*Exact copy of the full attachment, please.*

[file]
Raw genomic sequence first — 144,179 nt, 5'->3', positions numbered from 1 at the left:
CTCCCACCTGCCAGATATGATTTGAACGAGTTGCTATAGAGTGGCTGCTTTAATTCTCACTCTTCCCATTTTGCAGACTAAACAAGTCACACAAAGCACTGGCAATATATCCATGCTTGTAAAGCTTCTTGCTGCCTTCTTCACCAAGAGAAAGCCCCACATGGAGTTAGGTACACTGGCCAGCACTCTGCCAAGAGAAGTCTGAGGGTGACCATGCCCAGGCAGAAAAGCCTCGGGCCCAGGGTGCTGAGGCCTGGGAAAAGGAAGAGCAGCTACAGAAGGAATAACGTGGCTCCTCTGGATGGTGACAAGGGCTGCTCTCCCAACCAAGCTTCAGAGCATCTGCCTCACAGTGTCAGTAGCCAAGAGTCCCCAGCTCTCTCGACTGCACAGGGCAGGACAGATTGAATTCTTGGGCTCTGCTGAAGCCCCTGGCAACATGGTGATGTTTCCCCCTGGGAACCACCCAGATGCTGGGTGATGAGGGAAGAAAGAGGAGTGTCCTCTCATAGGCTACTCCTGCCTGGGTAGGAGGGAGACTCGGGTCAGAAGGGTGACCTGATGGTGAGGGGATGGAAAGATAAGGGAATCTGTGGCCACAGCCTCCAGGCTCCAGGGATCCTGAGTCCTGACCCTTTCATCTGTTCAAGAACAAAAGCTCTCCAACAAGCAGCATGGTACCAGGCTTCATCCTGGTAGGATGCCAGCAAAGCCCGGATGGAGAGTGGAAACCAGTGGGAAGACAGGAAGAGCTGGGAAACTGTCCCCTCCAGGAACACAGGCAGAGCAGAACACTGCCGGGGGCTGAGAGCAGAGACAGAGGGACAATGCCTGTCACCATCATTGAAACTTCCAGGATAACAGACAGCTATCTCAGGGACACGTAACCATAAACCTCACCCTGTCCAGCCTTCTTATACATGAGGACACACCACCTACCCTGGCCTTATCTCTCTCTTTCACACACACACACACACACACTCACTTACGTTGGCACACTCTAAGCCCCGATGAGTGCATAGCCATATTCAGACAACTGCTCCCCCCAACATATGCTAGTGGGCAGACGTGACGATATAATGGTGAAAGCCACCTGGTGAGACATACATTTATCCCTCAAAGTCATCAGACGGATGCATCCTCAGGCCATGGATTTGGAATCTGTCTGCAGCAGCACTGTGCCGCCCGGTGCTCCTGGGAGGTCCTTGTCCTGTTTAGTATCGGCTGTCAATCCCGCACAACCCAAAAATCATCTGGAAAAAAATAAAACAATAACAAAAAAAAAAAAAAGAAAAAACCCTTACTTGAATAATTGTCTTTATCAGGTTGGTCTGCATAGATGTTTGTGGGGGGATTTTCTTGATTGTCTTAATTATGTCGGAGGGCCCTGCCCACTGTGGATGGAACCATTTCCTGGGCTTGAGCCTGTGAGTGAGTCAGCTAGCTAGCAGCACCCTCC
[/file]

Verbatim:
Raw genomic sequence first — 144,179 nt, 5'->3', positions numbered from 1 at the left:
CTCCCACCTGCCAGATATGATTTGAACGAGTTGCTATAGAGTGGCTGCTTTAATTCTCACTCTTCCCATTTTGCAGACTAAACAAGTCACACAAAGCACTGGCAATATATCCATGCTTGTAAAGCTTCTTGCTGCCTTCTTCACCAAGAGAAAGCCCCACATGGAGTTAGGTACACTGGCCAGCACTCTGCCAAGAGAAGTCTGAGGGTGACCATGCCCAGGCAGAAAAGCCTCGGGCCCAGGGTGCTGAGGCCTGGGAAAAGGAAGAGCAGCTACAGAAGGAATAACGTGGCTCCTCTGGATGGTGACAAGGGCTGCTCTCCCAACCAAGCTTCAGAGCATCTGCCTCACAGTGTCAGTAGCCAAGAGTCCCCAGCTCTCTCGACTGCACAGGGCAGGACAGATTGAATTCTTGGGCTCTGCTGAAGCCCCTGGCAACATGGTGATGTTTCCCCCTGGGAACCACCCAGATGCTGGGTGATGAGGGAAGAAAGAGGAGTGTCCTCTCATAGGCTACTCCTGCCTGGGTAGGAGGGAGACTCGGGTCAGAAGGGTGACCTGATGGTGAGGGGATGGAAAGATAAGGGAATCTGTGGCCACAGCCTCCAGGCTCCAGGGATCCTGAGTCCTGACCCTTTCATCTGTTCAAGAACAAAAGCTCTCCAACAAGCAGCATGGTACCAGGCTTCATCCTGGTAGGATGCCAGCAAAGCCCGGATGGAGAGTGGAAACCAGTGGGAAGACAGGAAGAGCTGGGAAACTGTCCCCTCCAGGAACACAGGCAGAGCAGAACACTGCCGGGGGCTGAGAGCAGAGACAGAGGGACAATGCCTGTCACCATCATTGAAACTTCCAGGATAACAGACAGCTATCTCAGGGACACGTAACCATAAACCTCACCCTGTCCAGCCTTCTTATACATGAGGACACACCACCTACCCTGGCCTTATCTCTCTCTTTCACACACACACACACACACACTCACTTACGTTGGCACACTCTAAGCCCCGATGAGTGCATAGCCATATTCAGACAACTGCTCCCCCCAACATATGCTAGTGGGCAGACGTGACGATATAATGGTGAAAGCCACCTGGTGAGACATACATTTATCCCTCAAAGTCATCAGACGGATGCATCCTCAGGCCATGGATTTGGAATCTGTCTGCAGCAGCACTGTGCCGCCCGGTGCTCCTGGGAGGTCCTTGTCCTGTTTAGTATCGGCTGTCAATCCCGCACAACCCAAAAATCATCTGGAAAAAAATAAAACAATAACAAAAAAAAAAAAAAGAAAAAACCCTTACTTGAATAATTGTCTTTATCAGGTTGGTCTGCATAGATGTTTGTGGGGGGATTTTCTTGATTGTCTTAATTATGTCGGAGGGCCCTGCCCACTGTGGATGGAACCATTTCCTGGGCTTGAGCCTGTGAGTGAGTCAGCTAGCTAGCAGCACCCTCC